While California may not be as broke as you think, at least in terms of dollars and cents, the same probably can’t be said for social capital.
After news emerged last July that the California Department of Parks and Recreation had hidden an approximately $20 million surplus from state officials, apparently in order to protect the funds from prying budget analysts, many were left to wonder just how much money other state agencies were hiding from the budget-slashing glare of the Legislature and Gov. Jerry Brown.
The answer came in late January, when it was revealed that the California Department of Forestry and Fire Protection hid more than $3.5 million in secret funds accumulated since 2005 that should have gone to the state general fund. In addition, a state auditor report released last Thursday uncovered news that the the parks scandal took place over the course of not just a few fiscal cycles as suspected, but for as long as 20 years.
After the report’s release, what was once thought to be only an isolated scandal within the parks department suddenly exploded into a corrupt culture that dates back to 1993 on top of a second scandal at Cal Fire. For aghast citizen observers, the events draw into question California’s entire bureaucratic structure.
Since then, there’s been rampant speculation about the issue — how widespread is the problem of budget secrecy in California’s bureaucracy? How should the perpetrators of the parks and Cal Fire deceptions be held accountable? But there’s been little talk about addressing the actual root of the problem. The real question to ask is simply this: Why?
The Department of Finance announced it will conduct an audit of the Cal Fire incident similar to the audit of the parks department it conducted after that scandal was first revealed last July. And legislation was introduced in the State Senate in late January that would submit state employees who knowingly participated in the misrepresentation of financial figures to potential criminal and civil action.
But just reacting to these scandals as isolated incidents isn’t enough. Neither of these courses of action look too likely to put much of a kibosh on future budget frauds, because both audits and criminalization view what happened at Parks and Rec and Cal Fire as a result of corruption, not structural fault. As long as bureaucrats think they can get away with shamelessly audacious shatterings of the public trust, and bureaucratic structure allows it, damage control will do little to solve the problem.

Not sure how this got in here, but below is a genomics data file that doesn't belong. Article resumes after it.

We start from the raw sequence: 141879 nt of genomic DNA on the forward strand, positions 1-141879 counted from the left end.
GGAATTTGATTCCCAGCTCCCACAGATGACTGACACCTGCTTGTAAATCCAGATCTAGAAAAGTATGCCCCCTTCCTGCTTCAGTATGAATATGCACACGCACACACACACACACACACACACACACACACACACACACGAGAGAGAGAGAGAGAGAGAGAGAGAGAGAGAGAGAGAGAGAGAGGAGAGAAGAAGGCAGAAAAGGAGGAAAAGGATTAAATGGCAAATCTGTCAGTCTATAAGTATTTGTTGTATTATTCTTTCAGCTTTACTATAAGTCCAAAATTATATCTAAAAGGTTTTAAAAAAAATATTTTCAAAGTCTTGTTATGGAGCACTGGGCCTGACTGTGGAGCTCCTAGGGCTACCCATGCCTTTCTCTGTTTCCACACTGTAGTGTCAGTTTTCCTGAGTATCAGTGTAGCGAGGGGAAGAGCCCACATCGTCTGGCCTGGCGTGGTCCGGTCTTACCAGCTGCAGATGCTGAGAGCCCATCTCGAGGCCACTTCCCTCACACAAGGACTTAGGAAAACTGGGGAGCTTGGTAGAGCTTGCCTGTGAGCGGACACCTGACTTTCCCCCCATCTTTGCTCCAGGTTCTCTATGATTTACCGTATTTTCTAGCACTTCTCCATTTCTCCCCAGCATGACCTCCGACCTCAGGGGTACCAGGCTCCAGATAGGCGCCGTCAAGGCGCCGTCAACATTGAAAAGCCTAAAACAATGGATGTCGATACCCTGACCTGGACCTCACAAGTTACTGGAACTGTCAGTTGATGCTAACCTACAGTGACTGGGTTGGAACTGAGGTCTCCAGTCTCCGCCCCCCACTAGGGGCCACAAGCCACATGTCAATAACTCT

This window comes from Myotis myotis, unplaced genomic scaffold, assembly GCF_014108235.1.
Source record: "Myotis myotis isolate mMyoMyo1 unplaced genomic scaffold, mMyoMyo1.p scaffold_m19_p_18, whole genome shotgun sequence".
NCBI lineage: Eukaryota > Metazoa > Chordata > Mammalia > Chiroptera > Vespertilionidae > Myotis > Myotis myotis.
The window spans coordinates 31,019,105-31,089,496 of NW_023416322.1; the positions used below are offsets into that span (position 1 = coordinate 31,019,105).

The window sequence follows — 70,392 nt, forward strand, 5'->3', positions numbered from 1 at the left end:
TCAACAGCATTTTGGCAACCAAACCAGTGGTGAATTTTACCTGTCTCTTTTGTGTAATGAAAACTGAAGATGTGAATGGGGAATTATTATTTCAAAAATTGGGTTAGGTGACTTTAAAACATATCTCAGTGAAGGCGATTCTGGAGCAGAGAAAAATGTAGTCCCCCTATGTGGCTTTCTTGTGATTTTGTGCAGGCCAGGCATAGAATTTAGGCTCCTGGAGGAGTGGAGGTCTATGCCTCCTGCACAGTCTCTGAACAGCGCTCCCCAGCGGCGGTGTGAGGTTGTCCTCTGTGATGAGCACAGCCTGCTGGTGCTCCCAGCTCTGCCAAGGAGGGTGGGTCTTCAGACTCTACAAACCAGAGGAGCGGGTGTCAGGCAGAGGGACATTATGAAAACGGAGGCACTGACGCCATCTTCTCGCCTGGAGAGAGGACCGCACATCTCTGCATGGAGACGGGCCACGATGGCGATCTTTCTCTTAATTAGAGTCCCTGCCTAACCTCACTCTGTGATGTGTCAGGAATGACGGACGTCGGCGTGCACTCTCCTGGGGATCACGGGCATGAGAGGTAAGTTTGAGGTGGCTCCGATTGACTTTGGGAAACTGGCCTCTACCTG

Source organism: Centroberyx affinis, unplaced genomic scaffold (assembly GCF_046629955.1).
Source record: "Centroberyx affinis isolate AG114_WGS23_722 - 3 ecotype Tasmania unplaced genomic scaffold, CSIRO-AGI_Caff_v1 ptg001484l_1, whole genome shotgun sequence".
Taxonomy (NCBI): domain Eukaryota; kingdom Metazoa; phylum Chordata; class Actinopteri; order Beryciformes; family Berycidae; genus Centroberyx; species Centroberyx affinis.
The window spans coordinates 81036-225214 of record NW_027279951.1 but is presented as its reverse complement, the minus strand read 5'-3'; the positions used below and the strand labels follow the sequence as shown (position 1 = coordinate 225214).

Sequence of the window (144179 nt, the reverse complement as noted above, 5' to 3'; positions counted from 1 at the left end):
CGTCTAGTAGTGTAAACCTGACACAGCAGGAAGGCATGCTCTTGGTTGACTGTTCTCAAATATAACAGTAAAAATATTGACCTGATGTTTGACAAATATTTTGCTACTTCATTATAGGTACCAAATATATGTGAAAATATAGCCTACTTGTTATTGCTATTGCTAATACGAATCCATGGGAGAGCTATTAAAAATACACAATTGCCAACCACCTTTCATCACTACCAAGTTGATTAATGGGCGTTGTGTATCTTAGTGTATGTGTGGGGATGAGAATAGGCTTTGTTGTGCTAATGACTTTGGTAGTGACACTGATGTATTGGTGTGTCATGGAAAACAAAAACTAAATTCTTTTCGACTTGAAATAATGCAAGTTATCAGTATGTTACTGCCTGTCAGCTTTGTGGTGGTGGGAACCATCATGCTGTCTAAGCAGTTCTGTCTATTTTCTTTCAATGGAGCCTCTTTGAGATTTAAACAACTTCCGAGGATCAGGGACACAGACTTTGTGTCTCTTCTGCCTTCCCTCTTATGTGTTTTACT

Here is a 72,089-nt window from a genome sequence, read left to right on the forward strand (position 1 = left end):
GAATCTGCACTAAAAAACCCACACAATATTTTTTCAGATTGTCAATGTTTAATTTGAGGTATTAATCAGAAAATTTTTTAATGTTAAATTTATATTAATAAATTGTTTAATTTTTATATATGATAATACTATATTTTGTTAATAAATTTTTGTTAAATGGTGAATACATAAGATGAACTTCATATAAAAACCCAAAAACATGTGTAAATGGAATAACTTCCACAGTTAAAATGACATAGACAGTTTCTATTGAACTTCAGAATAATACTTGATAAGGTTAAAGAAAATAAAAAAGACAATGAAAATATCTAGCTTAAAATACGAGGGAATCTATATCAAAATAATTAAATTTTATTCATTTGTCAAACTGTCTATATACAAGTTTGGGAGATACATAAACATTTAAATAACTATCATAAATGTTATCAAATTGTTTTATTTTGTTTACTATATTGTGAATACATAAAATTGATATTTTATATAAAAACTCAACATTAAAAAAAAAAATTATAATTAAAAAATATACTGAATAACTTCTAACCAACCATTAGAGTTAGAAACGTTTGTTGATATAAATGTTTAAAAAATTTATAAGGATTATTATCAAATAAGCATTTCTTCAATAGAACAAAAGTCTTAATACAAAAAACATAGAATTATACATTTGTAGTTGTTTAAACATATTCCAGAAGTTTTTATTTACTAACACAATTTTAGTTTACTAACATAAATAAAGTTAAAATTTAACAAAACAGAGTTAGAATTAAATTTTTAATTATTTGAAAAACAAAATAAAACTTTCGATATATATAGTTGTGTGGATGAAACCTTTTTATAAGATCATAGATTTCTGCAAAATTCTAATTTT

Perhaps California politicians and voters are just unsure how to react. After all, a situation in which the government hides money from itself sounds 1) unlikely, and 2) inconsequential. But the reality is that the scandals in the parks department and Cal Fire show a brazen disrespect for the people of California and their popularly elected officials, as well as a shockingly disjointed view of how democratic governments operate.
Bureaucrats at both departments treated the money allocated to them by the office of the governor as if it was theirs to do with as they pleased — theirs to defend at the bargaining table, hide away from the public view or risk losing to budget-slimming financial analysts — rather than a temporary gift from taxpayers with a specific purpose in mind.
The independent nature of the California bureaucracy — its culture of interagency and interdepartmental competition for funding — threaten the ability of the government to act as a popularly elected body. It’s impossible for the Legislature and governor’s office to direct and control policy if run-away bureaucrats, knowing that accountability from the legislative branch is usually a pipe dream, proceed to set their own agendas.
It’s time to rein in the bureaucracy. Sure, it’s a concept that’s been discussed on the state and national levels for years, mostly by merciless whack-a-mole conservatives like Texas Gov. Rick Perry (Uh, Departments of Commerce, Education and … uh … oops). But equating an agenda of increasing legislative oversight and constitutional control over the bureaucracy with decreasing the size of government puts the idea in a bad light. Reining in bureaucracy doesn’t need to mean less government, although it could — it only needs to mean more accountable government.
It’s time for California to wake up and realize that our bureaucracy is spinning out of control. Failing to act on the crimes committed in the Department of Parks and Recreation and the Department of Forestry and Fire Protection sends a signal to bureaucratic administrators that it’s permissible to fudge the books and interpret policy mandates in their own way. It’s time for Brown and the Legislature to work together and create a simpler bureaucratic system that favors transparency over secrecy, cooperation over competition and effective popular governance over mindless and deceptive political jockeying.
As soon as California’s government gets just a little more responsive as a result, we’ll be thanking them for it.